Wisconsin Minnesota

Wisconsin cornerback Caesar Williams breaks up a pass intended for Minnesota wide receiver Tyler Johnson during the second half of the Badgers' 38-17 win over the Golden Gophers on Saturday at TCF Bank Stadium in Minneapolis. 

MINNEAPOLIS — Caesar Williams already had a feeling the ball was coming his way when he lined up against Minnesota receiver Tyler Johnson near the goal line early in the fourth quarter Saturday.

Williams, a junior cornerback for the No. 13 University of Wisconsin football team (10-2, 7-2), had studied enough tape to know that when the Gophers were deep inside the red zone, Johnson was the player they trusted to win one-on-one battles and create plays.

On top of that knowledge, he also saw something on Minnesota’s sideline that gave him a good idea that he was going to be tested.

“Me being a little bit undisciplined, I saw P.J. Fleck, he was crouching on the sideline looking at me,” Williams said. “So I looked back at him and I nodded my head. I was like, ‘Let’s get it.’ The way he was looking at me, I knew the ball was coming over here.”

Williams said Fleck, Minnesota’s coach, looked at him on third- and fourth-plays that Gophers’ quarterback Tanner Morgan tried to get Johnson the ball. Williams broke up both passes, which stopped the Gophers’ momentum and helped spark UW’s runaway, 38-17 win at TCF Bank Stadium.

Williams’ back-to-back pass breakups were just a couple of his highlights against Minnesota. He intercepted a pass in the second quarter that set up a UW field goal, and he almost had another interception in the middle of the field.

He was playing in a multitude of roles as the Badgers dealt with an injury to fellow cornerback Rachad Wildgoose that kept him off the travel roster. Williams played both in the slot and on the outside to help account for Wildgoose’s absence.

“The challenge was just having to learn that new position that quick, making adjustments,” Williams said. “Usually playing on the outside and using different techniques, it was a challenge. I messed up a couple times, but if they need to put me in there again, I’ll do whatever for the team.”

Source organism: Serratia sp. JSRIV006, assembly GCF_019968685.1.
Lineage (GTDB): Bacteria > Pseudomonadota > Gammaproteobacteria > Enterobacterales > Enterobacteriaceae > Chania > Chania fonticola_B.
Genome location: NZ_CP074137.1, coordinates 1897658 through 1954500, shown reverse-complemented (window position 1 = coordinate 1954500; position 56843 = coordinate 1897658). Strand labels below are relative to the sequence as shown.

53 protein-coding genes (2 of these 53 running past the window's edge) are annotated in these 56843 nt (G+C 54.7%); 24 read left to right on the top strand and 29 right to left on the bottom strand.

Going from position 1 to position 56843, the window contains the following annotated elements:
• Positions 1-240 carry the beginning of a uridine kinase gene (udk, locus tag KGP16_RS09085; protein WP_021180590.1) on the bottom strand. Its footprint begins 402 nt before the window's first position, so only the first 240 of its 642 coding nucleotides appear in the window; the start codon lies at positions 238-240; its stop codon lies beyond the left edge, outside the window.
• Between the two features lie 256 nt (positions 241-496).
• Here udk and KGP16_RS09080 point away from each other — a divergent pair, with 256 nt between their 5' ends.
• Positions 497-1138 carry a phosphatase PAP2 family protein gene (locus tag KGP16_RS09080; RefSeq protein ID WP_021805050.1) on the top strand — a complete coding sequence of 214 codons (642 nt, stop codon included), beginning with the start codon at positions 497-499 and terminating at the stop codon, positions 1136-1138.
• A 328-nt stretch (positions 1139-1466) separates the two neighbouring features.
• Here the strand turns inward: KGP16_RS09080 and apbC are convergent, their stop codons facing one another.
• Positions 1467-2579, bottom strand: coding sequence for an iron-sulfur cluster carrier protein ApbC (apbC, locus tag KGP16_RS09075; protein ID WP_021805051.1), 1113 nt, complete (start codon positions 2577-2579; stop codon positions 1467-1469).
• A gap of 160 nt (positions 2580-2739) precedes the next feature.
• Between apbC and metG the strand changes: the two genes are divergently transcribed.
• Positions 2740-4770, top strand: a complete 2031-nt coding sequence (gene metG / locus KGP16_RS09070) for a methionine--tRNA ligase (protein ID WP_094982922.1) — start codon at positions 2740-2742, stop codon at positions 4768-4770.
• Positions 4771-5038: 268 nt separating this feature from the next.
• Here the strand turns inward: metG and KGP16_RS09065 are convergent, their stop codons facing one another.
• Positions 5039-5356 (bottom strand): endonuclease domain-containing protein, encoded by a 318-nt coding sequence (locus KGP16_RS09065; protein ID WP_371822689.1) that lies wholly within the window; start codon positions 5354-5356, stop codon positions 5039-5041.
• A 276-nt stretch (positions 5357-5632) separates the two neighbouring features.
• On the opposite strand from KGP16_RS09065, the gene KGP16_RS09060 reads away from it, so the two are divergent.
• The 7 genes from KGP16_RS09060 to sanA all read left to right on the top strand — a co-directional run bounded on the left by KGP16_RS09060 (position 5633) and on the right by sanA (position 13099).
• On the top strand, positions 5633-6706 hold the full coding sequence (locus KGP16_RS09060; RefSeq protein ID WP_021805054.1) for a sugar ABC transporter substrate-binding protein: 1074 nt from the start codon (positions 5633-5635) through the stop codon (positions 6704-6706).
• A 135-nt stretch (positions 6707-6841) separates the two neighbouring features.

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Williams was the standout of a secondary that had more good plays than bad against a powerful No. 9 Minnesota (10-2, 7-2) offense. Williams finished with four pass breakups, while safety Eric Burrell had three breakups.

The secondary knew it was in for a battle against Minnesota because of Johnson and sophomore receiver Rashod Bateman, and each of them scored a touchdown Saturday. But the Badgers’ front was able to make Minnesota one-dimensional by shutting down the inside running game that is the centerpiece of the offense.

“As a D-line, I feel like we had a great week of preparation,” said defensive lineman Isaiahh Loudermilk, who tallied four tackles and half a sack. “What Minnesota was going to throw at us wasn’t a very big menu, so we were able to focus up a lot on certain things.”

Loudermilk and junior Garrett Rand were on the field often as UW’s down linemen in its 2-4-5 nickel defense. Their ability to contain the run took away a significant chunk of the Gophers’ run-pass option offense. Minnesota had 96 rushing yards on 25 attempts, not counting the 20 yards lost on five sacks of Morgan, and 59 of those yards were on two runs.

Rand finished with seven tackles, including a strip sack that UW recovered at the Gophers’ 18 that allowed the offense to tack on another late touchdown.

Loudermilk and Rand also snuffed out a pair of tunnel screens Minnesota tried to use to supplement its run game, stopping those plays for gains of 3 and 5 yards.

“We go into any game and our main goal is to stop the run,” Rand said. “I think we just did a good job of preparation this week and during practice. I think that’s what it comes down to, practicing really well, reading the blocks, knowing what you’re going to get.”

Photos: Wisconsin Badgers take back Paul Bunyan's Axe from Minnesota Golden Gophers


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